It seems that the yellow form is the more common form in most of this species’ range, but in Pittsburgh it is rare compared to the white form, which is everywhere. We found both colors growing in a recently cleared site along the Monongahela on the South Side.
These stately, slender perennials have lately become favorites in the garden trade. In the wild, they grow white or yellow flowers. The yellow flowers seem to be more common in most places, but the white ones (var. albiflorum, according to Gray) are far more common in Pittsburgh. Gardeners have bred a number of attractive pastels. A close look (click to enlarge the picture above) reveals the “filaments all bearded with violet wool,” as Gray describes them.
The plants like to grow in a clear spot at the edge of the woods, as they did here on a hillside in Mount Lebanon, where they were blooming in the middle of July.
Gray describes the genus and the species:
VERBASCUM [Tourn.] L. MULLEIN. Calyx 5-parted. Corolla 5-lobed, open or concave; the lobes broad and rounded, a little unequal. Style flattened at the apex. Capsule globular, many-seeded. Tall and usually woolly biennial herbs; the leaves of the stem sessile, often decurrent. Flowers in large terminal spikes or racemes, ephemeral, in summer. (The ancient Latin name, altered from Barbascum.)
V. blattaria L. (MOTH M.) Green and smoothish, or somewhat glandular-pubescent above, slender; lower leaves petioled, oblong, doubly serrate, sometimes lyre-shaped, the upper partly clasping; raceme loose, the pedicels longer than the fruit; filaments all bearded with violet wool. Roadsides and waste places, w. Me. to Ont., and southw., local. Corolla either yellow, or (in var. albiflorum Ktze.) white with a tinge of purple. (Nat. from Eu.)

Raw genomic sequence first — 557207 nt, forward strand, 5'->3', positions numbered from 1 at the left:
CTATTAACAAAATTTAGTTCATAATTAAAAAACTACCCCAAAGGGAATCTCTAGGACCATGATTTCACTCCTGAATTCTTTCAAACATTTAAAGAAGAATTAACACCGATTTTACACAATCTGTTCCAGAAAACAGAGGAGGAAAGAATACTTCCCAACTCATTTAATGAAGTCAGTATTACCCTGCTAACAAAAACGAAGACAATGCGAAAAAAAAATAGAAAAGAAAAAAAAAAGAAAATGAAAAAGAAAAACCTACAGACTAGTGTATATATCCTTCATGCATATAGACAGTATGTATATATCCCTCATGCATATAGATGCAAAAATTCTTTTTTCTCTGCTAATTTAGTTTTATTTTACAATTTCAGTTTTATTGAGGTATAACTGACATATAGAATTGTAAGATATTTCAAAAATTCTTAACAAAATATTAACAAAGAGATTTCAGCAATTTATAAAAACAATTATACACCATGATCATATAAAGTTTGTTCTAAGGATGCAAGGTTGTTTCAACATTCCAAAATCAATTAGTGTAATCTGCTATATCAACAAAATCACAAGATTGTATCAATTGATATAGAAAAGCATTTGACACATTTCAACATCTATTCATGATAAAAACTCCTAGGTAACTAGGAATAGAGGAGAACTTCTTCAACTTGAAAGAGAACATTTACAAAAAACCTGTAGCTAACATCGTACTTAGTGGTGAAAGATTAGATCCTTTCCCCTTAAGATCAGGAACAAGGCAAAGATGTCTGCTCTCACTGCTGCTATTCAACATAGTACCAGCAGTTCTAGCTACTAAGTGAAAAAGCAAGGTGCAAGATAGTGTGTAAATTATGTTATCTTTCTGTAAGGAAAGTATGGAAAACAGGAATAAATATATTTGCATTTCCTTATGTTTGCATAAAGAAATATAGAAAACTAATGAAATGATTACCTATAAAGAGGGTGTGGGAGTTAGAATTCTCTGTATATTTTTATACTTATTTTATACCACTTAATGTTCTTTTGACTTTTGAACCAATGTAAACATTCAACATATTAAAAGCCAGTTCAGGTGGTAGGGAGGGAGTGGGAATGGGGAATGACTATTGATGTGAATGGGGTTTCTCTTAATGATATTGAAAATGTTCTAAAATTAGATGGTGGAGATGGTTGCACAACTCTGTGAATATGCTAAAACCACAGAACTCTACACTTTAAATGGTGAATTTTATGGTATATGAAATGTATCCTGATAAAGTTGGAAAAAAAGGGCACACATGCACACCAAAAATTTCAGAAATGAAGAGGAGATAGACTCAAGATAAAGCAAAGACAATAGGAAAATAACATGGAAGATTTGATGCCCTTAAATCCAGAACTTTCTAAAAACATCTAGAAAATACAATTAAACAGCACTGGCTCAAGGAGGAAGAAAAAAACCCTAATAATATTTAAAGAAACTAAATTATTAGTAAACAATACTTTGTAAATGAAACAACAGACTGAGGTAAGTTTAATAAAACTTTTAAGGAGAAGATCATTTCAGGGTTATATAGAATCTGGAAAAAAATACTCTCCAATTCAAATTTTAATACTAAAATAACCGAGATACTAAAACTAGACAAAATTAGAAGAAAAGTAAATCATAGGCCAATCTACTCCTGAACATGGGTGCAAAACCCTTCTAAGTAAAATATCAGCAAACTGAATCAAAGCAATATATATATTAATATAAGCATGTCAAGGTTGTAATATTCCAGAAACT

In Wild Flowers Worth Knowing, the Moth Mullein is described thus:
Flowers–Yellow, or frequently white, 5-parted, about 1 in. broad, marked with brown; borne on spreading pedicles in a long, loose raceme; all the filaments with violet hairs; 1 protruding pistil. Stem: Erect, slender, simple, about 2 ft. high, sometimes less, or much taller. Leaves: Seldom present at flowering time; oblong to ovate, toothed, mostly sessile, smooth.
Preferred Habitat–Dry, open waste land; roadsides, fields.
Distribution–Naturalized from Europe and Asia, more or less common throughout the United States and Canada.
“Of beautiful weeds quite a long list might be made without including any of the so-called wild flowers,” says John Burroughs. “A favorite of mine is the little Moth Mullein that blooms along the highway, and about the fields, and maybe upon the edge of the lawn.” Even in winter, when the slender stem, set with round brown seed-vessels, rises above the snow, the plant is pleasing to the human eye, as it is to that of hungry birds.